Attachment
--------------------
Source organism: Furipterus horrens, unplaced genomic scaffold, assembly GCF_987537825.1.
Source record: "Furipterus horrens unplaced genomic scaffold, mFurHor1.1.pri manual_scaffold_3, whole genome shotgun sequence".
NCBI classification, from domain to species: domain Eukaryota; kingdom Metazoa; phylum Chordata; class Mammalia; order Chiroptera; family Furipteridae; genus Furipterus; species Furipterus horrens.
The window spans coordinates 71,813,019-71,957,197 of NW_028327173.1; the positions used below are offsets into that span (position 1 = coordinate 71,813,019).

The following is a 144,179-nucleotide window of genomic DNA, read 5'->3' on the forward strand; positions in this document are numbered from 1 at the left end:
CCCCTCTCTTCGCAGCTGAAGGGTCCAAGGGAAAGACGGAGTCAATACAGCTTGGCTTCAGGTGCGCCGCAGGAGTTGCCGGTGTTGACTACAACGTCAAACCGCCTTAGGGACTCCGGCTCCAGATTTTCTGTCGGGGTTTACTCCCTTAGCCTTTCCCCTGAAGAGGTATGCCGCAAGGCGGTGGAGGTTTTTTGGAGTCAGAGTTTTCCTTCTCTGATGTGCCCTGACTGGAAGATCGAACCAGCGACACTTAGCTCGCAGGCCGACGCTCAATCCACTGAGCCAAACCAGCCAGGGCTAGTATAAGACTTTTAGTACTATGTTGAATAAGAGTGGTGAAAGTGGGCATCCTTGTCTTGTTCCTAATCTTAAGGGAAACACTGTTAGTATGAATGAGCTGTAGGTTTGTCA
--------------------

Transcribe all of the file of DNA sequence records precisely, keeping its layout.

Source organism: Furipterus horrens, unplaced genomic scaffold, assembly GCF_987537825.1.
Source record: "Furipterus horrens unplaced genomic scaffold, mFurHor1.1.pri manual_scaffold_3, whole genome shotgun sequence".
NCBI classification, from domain to species: domain Eukaryota; kingdom Metazoa; phylum Chordata; class Mammalia; order Chiroptera; family Furipteridae; genus Furipterus; species Furipterus horrens.
The window spans coordinates 71,813,019-71,957,197 of NW_028327173.1; the positions used below are offsets into that span (position 1 = coordinate 71,813,019).

The following is a 144,179-nucleotide window of genomic DNA, read 5'->3' on the forward strand; positions in this document are numbered from 1 at the left end:
CCCCTCTCTTCGCAGCTGAAGGGTCCAAGGGAAAGACGGAGTCAATACAGCTTGGCTTCAGGTGCGCCGCAGGAGTTGCCGGTGTTGACTACAACGTCAAACCGCCTTAGGGACTCCGGCTCCAGATTTTCTGTCGGGGTTTACTCCCTTAGCCTTTCCCCTGAAGAGGTATGCCGCAAGGCGGTGGAGGTTTTTTGGAGTCAGAGTTTTCCTTCTCTGATGTGCCCTGACTGGAAGATCGAACCAGCGACACTTAGCTCGCAGGCCGACGCTCAATCCACTGAGCCAAACCAGCCAGGGCTAGTATAAGACTTTTAGTACTATGTTGAATAAGAGTGGTGAAAGTGGGCATCCTTGTCTTGTTCCTAATCTTAAGGGAAACACTGTTAGTATGAATGAGCTGTAGGTTTGTCA